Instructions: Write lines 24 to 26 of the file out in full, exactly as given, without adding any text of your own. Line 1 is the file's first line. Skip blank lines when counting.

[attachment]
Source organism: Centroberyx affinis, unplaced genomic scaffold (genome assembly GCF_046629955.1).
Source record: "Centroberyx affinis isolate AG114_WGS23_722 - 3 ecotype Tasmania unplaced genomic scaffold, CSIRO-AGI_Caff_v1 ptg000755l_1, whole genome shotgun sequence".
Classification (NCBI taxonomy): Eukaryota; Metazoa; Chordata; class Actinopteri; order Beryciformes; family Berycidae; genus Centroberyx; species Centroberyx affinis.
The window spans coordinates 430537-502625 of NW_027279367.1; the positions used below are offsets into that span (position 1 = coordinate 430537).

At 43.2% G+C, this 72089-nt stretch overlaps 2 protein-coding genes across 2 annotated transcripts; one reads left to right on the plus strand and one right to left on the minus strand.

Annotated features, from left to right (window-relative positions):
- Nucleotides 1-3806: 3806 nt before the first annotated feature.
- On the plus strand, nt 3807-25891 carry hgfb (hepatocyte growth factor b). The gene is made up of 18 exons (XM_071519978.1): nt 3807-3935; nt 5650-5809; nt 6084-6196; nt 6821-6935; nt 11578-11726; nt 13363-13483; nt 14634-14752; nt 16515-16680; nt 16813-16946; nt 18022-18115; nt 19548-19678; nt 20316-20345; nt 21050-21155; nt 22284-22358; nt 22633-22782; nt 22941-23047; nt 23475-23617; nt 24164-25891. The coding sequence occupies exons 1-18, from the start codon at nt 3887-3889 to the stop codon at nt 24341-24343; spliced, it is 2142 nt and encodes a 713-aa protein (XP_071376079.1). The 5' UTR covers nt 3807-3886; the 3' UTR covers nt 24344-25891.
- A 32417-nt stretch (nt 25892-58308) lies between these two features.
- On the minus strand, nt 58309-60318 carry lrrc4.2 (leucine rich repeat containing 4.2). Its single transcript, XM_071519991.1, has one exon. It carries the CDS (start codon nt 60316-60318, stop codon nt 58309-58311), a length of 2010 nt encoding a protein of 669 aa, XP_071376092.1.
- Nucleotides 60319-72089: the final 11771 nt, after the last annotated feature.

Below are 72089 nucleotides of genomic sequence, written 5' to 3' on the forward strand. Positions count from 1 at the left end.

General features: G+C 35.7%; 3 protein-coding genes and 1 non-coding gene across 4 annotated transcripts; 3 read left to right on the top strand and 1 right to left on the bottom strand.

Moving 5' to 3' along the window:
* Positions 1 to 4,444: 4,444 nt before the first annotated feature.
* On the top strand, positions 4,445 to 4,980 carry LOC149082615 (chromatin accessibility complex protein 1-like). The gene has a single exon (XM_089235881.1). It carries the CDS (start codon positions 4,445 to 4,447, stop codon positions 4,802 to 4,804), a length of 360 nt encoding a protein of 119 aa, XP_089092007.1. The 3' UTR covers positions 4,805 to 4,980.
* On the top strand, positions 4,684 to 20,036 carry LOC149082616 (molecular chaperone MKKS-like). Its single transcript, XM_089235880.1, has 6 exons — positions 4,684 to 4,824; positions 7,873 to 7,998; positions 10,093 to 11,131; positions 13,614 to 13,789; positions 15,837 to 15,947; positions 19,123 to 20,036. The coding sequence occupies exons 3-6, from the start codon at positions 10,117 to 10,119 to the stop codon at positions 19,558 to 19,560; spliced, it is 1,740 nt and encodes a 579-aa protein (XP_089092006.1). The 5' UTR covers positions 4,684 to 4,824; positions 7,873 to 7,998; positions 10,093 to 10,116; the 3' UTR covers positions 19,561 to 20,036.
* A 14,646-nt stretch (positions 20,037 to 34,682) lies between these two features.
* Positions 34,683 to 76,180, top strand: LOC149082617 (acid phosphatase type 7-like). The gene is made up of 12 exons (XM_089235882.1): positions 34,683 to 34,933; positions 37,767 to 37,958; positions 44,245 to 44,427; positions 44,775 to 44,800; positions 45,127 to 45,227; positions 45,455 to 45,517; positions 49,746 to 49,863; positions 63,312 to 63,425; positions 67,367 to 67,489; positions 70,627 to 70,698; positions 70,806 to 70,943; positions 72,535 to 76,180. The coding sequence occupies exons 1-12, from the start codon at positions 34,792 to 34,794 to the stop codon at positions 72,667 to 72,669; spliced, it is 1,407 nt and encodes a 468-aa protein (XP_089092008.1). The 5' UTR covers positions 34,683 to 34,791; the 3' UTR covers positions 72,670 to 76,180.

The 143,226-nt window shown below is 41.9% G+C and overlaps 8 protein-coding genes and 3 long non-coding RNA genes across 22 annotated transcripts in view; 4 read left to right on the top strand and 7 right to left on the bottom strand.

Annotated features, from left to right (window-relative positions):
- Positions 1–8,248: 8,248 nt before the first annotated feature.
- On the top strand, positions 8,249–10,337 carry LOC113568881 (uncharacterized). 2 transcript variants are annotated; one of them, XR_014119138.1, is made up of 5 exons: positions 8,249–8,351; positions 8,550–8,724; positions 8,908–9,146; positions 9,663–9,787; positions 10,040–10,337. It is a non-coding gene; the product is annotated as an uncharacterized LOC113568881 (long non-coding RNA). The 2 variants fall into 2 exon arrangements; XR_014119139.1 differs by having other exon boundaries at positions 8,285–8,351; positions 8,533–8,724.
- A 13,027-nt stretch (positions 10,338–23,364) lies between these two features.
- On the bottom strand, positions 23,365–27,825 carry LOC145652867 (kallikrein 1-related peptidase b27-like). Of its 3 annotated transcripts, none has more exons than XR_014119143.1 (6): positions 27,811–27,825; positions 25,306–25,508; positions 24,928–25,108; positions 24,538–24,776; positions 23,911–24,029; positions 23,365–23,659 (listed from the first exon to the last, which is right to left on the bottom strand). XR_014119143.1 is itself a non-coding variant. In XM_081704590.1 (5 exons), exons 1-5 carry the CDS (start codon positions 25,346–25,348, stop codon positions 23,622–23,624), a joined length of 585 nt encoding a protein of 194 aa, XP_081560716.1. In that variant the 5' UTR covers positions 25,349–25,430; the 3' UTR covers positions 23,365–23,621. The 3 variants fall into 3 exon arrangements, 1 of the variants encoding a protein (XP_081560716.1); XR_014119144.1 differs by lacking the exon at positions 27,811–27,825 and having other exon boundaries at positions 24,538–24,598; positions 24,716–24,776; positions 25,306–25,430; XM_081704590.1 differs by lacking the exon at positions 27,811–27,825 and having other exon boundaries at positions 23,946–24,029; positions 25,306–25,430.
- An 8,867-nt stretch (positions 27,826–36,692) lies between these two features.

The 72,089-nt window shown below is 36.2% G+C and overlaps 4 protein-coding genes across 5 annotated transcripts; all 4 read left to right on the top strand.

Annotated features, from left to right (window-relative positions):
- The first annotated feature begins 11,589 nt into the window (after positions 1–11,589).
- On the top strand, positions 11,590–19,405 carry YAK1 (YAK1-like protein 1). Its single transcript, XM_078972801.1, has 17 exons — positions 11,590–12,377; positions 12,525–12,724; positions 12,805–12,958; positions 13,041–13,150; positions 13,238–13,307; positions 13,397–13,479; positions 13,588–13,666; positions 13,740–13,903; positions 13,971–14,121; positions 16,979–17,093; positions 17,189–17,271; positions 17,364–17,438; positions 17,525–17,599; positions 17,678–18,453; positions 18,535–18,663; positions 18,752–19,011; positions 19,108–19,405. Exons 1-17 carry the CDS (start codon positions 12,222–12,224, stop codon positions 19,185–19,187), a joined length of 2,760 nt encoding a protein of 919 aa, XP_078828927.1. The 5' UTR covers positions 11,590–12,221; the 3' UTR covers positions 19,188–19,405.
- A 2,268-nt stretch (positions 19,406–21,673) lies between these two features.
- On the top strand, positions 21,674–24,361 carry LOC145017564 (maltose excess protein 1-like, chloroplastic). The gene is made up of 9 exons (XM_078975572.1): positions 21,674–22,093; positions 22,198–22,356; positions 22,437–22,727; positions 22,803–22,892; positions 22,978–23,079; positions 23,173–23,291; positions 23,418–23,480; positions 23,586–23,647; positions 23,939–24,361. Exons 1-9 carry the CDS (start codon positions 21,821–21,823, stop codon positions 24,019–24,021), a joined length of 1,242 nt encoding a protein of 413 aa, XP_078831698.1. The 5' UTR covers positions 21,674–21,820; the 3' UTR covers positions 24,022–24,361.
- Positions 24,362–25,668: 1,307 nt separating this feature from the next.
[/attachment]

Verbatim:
- A 13,027-nt stretch (positions 10,338–23,364) lies between these two features.
- On the bottom strand, positions 23,365–27,825 carry LOC145652867 (kallikrein 1-related peptidase b27-like). Of its 3 annotated transcripts, none has more exons than XR_014119143.1 (6): positions 27,811–27,825; positions 25,306–25,508; positions 24,928–25,108; positions 24,538–24,776; positions 23,911–24,029; positions 23,365–23,659 (listed from the first exon to the last, which is right to left on the bottom strand). XR_014119143.1 is itself a non-coding variant. In XM_081704590.1 (5 exons), exons 1-5 carry the CDS (start codon positions 25,346–25,348, stop codon positions 23,622–23,624), a joined length of 585 nt encoding a protein of 194 aa, XP_081560716.1. In that variant the 5' UTR covers positions 25,349–25,430; the 3' UTR covers positions 23,365–23,621. The 3 variants fall into 3 exon arrangements, 1 of the variants encoding a protein (XP_081560716.1); XR_014119144.1 differs by lacking the exon at positions 27,811–27,825 and having other exon boundaries at positions 24,538–24,598; positions 24,716–24,776; positions 25,306–25,430; XM_081704590.1 differs by lacking the exon at positions 27,811–27,825 and having other exon boundaries at positions 23,946–24,029; positions 25,306–25,430.
- An 8,867-nt stretch (positions 27,826–36,692) lies between these two features.